• The report must be submitted in good faith. The good faith requirement exempts the whistleblower from defamation claims and prosecution in case the information he or she provided was incorrect.
  • The whistleblower should act immediately after the act of misconduct was observed.
  • The whistleblower is obliged to identify himself. Otherwise, his report will not be considered. In case a false identity is provided, or the whistleblower doesn't identify himself, the report will not be considered. The Competent Authority should conceal the identity of the whistleblower and forward the complaint to the Head of the Department. The whistleblower may choose to reveal the identity to the Head of the Department or provide the necessary evidence to the Authority. 
  • The whistleblower can't report on matters which may harm the sovereignty of India or directly damage its national security. 
  • The whistleblower shouldn't be victimized, and when it happens, the Competent Authority must be informed. The burden of proof lies on the public authority. 

   The Whistleblower Act is imposing surprisingly low penalties for violating whistleblower’s rights, such as confidentiality of his identity. The accused person can face up to 3 years in jail and fine in the amount of 50,000 rupees (which is 680 dollars approximately). The whistleblower, in contrast, can be imprisoned up to 2 years for providing false information. Way more severe penalties were introduced in France where for public disclosure of identity with up to EUR 150,000. The CEO of Barclays Group was fined for  EUR 720,000 for making attempts to disclose whistleblower's identity. In India, it's far from getting that severe.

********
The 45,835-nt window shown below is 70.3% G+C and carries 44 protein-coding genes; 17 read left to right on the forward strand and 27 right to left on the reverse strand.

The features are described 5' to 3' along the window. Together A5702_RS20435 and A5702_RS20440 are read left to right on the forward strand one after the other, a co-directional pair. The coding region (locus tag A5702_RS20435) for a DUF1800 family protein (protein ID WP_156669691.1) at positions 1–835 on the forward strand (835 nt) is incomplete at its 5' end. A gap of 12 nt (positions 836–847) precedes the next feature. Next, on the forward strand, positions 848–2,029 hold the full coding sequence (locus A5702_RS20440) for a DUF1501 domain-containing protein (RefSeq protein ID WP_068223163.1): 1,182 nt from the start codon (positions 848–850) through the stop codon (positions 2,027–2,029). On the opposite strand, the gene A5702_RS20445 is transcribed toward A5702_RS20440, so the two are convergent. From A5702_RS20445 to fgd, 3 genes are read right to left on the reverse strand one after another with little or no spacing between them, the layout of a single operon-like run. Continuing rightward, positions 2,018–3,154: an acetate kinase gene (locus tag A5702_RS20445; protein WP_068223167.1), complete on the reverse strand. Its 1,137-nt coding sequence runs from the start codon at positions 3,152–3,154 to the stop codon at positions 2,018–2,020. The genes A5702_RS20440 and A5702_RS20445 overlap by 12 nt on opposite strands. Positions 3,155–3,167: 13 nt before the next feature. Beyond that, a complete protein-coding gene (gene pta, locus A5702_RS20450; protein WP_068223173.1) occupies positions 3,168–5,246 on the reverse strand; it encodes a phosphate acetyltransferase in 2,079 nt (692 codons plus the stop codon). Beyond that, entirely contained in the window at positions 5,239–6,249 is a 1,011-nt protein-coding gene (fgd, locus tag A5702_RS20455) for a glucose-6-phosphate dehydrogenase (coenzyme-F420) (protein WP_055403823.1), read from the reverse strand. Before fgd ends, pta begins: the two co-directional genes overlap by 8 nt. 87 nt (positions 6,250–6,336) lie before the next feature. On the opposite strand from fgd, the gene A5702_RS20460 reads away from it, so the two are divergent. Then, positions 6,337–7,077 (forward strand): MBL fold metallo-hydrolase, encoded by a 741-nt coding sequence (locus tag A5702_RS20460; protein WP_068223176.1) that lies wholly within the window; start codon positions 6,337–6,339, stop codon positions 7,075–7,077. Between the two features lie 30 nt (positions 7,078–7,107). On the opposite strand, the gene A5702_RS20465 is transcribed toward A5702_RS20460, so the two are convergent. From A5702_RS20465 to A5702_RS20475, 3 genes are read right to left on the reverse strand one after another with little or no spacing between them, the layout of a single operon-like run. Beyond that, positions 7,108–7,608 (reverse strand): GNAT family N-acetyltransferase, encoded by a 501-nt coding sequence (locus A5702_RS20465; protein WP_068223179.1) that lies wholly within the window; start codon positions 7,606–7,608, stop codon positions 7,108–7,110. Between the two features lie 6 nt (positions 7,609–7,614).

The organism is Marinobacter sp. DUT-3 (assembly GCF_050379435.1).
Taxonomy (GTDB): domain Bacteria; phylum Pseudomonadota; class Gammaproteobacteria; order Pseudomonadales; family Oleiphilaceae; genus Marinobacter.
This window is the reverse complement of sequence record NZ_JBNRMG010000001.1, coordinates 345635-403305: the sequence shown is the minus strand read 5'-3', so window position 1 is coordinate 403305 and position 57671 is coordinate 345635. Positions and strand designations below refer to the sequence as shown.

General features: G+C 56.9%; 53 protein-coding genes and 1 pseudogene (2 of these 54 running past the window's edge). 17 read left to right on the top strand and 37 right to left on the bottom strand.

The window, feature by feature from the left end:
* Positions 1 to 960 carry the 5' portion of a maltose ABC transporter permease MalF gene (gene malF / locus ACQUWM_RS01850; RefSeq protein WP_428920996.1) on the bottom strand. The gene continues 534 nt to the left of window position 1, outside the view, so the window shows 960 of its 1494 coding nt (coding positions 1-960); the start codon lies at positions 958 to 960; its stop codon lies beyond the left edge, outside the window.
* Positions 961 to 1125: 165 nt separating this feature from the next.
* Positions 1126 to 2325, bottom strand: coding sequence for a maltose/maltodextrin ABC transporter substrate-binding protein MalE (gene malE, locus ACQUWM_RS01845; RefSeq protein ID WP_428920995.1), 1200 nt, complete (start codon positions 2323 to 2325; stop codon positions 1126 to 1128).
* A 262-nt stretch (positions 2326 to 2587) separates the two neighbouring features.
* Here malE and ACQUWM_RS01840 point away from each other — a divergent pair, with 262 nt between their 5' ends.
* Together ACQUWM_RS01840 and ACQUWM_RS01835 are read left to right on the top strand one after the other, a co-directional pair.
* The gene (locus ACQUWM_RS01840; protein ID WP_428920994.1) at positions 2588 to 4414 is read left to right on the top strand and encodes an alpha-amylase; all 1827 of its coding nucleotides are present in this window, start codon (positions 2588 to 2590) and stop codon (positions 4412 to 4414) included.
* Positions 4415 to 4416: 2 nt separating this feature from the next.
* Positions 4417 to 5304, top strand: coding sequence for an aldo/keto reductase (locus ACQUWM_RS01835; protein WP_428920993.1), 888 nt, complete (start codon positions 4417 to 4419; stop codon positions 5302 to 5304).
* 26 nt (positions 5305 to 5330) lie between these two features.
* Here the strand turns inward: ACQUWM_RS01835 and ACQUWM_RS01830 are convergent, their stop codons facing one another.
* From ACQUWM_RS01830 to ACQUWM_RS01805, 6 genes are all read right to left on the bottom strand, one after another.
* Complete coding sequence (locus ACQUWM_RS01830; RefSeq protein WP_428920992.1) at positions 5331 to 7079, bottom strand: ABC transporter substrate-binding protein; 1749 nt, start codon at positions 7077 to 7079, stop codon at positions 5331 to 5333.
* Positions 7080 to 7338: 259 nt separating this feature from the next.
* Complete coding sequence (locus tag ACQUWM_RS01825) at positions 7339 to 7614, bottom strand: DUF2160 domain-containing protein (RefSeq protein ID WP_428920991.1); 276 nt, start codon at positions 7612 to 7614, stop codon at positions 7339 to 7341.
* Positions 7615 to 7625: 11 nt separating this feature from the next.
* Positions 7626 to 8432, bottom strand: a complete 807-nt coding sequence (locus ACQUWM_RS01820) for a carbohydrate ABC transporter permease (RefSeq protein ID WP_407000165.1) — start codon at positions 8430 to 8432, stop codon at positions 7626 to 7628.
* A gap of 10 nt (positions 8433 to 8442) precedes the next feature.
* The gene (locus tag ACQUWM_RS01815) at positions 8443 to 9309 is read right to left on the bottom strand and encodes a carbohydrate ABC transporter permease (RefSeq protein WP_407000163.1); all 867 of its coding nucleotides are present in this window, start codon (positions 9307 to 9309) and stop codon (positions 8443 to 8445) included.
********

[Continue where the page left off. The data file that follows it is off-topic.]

The Whistle Blowers Act certainly has a lot of pros, but its cons are evident:

  • No obligation to follow up for whistleblower and exact terms of the investigation. 
  • No list of retaliation types and possible remedies for whistleblowers.
  • No anonymity option.
  • The list of persons to whom the identity of whistleblower will be disclosed isn’t specified.

   Similar flaws can be observed in the Companies Act, which doesn't specify the procedure of reporting and its mechanisms. Data protection, as a crucial part of whistleblower protection, is also not mentioned explicitly. The exclusion of private companies from the Whistle Blowers Act and partial protection provided by the Companies Act leaves no chance for implementing robust whistleblower protection. The criticism is valid since not only local experts evaluate the law as insufficient, but the comparison with the EU Directive on Whistleblowers Protection shows how many things are yet to be considered.

  Still, Indian progress is rapid and visible — the Companies Auditor's Report Order of 2020 is a step towards broader anti-corruption restrictions. To improve the protection of whistleblowers, India still has to amend the laws so whistleblowers could report without fear of disclosure and had proper compensation of damage.

The pictures credits belong to:

 Smartworks Coworking on Unsplash

Tejj on Unsplash